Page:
- Depending on the Harry Potter fan, some may completely ignore the epilogue to the last novel, completely ignore the last novel, or completely ignore the last two novels, either in order to "preserve" the characters in the state that they found most attractive or to prevent the characters from ending up in the wrong pairings. There's even a commonly-used Fan Fic abbreviation - EWE, for "Epilogue? What Epilogue?"
- Bizarrely, many authors keep the Epilogue and everything else in canon — and then write fics with alternate ships anyway. Apparently the half-dozen identical children with awful names made something of an impression.
- Though they will admit the truth if pressed, many Potter fans still like to believe that Sirius Black is living happily on a farm somewhere with other animagi.
- Lavender Brown's death was invented for the film, not the book, but J. K. Rowling made it canon later anyway, which fans prefer to ignore.
- Another group of fans accept the books but firmly deny J. K. Rowling any right to discuss what happened to any characters after the end of the books.
- Fanon is somewhat divided on whether or not to take anything said by Rowling in interviews and Q&A sessions as canon, since they've resulted in more than one quite obvious Ass Pull (often in favor of making the series more racially, ethnically, and sexually diverse than it actually was).
- There are some aspects, however, that are almost universally ignored. For instance, there exists all of one major Next Generation fanfiction that acknowledge McGonagall having retired by 2017. And even then she comes back.
- There are a large group of fans who completely ignore anything to do with numbers JK Rowling gives us such as character ages or the number of students at Hogwarts.
- Other fans prefer to ignore Pottermore for the fact that some of the facts listed on there just don't make sense - most infamously, for example, that wizards used to soil themselves and vanish the evidence away before the invention of indoor plumbing.note .
- Charlie Weasley and Bellatrix Lestrange are both famously given specific birth years by JK Rowling that directly contradicts what is stated in the books. In addition, Credence Barebone's given birth year is almost two years after his mother, Kendra Dumbledore, is supposed to have died. However the person who tells Credence his identity is a known liar and manipulator so this might not even be true.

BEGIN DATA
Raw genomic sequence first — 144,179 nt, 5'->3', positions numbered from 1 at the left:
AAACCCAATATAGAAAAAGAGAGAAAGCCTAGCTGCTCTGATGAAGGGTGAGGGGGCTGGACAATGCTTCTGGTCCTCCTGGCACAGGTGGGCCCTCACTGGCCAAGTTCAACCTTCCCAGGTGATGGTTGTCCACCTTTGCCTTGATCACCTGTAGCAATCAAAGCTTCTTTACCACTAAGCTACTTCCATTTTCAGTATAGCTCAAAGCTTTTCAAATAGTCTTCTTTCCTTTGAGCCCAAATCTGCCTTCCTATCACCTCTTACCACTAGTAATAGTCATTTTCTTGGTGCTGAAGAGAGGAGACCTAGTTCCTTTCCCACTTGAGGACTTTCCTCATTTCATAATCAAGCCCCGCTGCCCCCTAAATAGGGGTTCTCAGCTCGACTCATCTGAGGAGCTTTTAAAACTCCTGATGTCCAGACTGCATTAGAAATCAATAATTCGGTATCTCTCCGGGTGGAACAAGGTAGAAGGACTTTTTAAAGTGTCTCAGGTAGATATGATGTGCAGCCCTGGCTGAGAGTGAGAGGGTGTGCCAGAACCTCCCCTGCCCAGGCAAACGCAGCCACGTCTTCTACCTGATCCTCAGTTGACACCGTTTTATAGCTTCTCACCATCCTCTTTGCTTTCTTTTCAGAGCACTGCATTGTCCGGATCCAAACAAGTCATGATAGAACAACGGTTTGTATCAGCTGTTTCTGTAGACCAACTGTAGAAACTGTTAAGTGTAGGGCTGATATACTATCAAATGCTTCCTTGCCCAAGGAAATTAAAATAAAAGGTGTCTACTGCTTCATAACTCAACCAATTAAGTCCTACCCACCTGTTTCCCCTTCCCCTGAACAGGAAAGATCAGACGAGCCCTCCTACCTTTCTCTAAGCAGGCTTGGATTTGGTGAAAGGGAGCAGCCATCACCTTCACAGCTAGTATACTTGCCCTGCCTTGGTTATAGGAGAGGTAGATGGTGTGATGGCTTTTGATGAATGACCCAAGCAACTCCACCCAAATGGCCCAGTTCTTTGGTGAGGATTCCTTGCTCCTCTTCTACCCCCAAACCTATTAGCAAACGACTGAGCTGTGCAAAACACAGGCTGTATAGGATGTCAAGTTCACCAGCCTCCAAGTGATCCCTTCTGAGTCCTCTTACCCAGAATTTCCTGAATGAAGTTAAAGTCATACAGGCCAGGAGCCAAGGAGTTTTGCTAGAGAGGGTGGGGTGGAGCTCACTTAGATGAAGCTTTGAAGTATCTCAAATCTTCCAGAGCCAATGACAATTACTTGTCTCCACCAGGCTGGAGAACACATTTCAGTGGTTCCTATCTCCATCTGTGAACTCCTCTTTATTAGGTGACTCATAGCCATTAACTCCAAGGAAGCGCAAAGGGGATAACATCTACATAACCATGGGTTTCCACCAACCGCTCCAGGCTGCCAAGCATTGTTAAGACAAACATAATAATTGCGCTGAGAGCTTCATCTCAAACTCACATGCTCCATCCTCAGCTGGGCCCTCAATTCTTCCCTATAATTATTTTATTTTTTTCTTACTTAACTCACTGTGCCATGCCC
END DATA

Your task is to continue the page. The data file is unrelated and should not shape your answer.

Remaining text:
- The Black Family Tree that JK Rowling drew is considered to be non-canon by many fans due to the fact that it contradicts what is written in the books as well as the fact that many characters are described as having children at 13 years old.
- Whether or not Pottermore should be canon for most of the supporting and minor characters, as many fans suspect their biographies were written after the fact. Particularly with regard to aspects never even hinted at in the books.
- Now there's also Harry Potter and the Cursed Child, a Spin-Offspring play written nine years after the series ended, with its script published as the "eighth book." About half of the fans like it, but even many of them won't consider it canon. One of the biggest comments is that it reads like fanfic, filled with Fandom Specific Plots like use of Time Travel that's different than in the novels, the villain being Voldemort and Bellatrix's daughter, and also pulling Ron the Death Eater on Cedric, a character whom fans actually like.
- Some fans, primarily Americans, are reluctant or outright unwilling to consider the worldbuilding notes published on Pottermore as A History of Magic in North America the canon vision for Wizarding America, citing a lack of research into American history and culture. Namely:
- America's wizarding school, Illvermorny, is an Expy of Hogwarts, despite the fact that America doesn't have any of the British traditions regarding boarding schools (nor does it have medieval castles.) Many American fans have chosen to disrgeard Illvermorny and replace it with a schooling system that better fits American culture.
- Like the Black family tree, the American historical record is littered with errors regarding dates. Famously, if Pottermore is to be believed, the American wizarding government was founded nearly a century before America existed, meaning it was named after a country that wouldn't be created for another hundred years. It was also located in Washington, D.C. long before Washington D.C. was founded, and before the city's namesake was even born. Naturally, the canonicity of all the inaccurate and/or historically impossible facts is debated, and many have elected to just ignore them.
- The American wizarding community is generally portrayed stereotypically and, in some fans' eyes, offensively; Native Americans are grouped into one historically inaccurate monoculture, for example, and the narrative explicitly points out that many positive historical events, like the founding of Illvermorny, only happened because of Europeans. Many fans ignore this and create their own histories for wizarding America.
- As the Philosopher's Stone is a Public Domain Artifact, even US readers tend to ignore the Market-Based Title of the first book, not least because they find the reason the name was changed to be insulting to their intelligence and that of their entire country.
Discontinuity / Harry Potter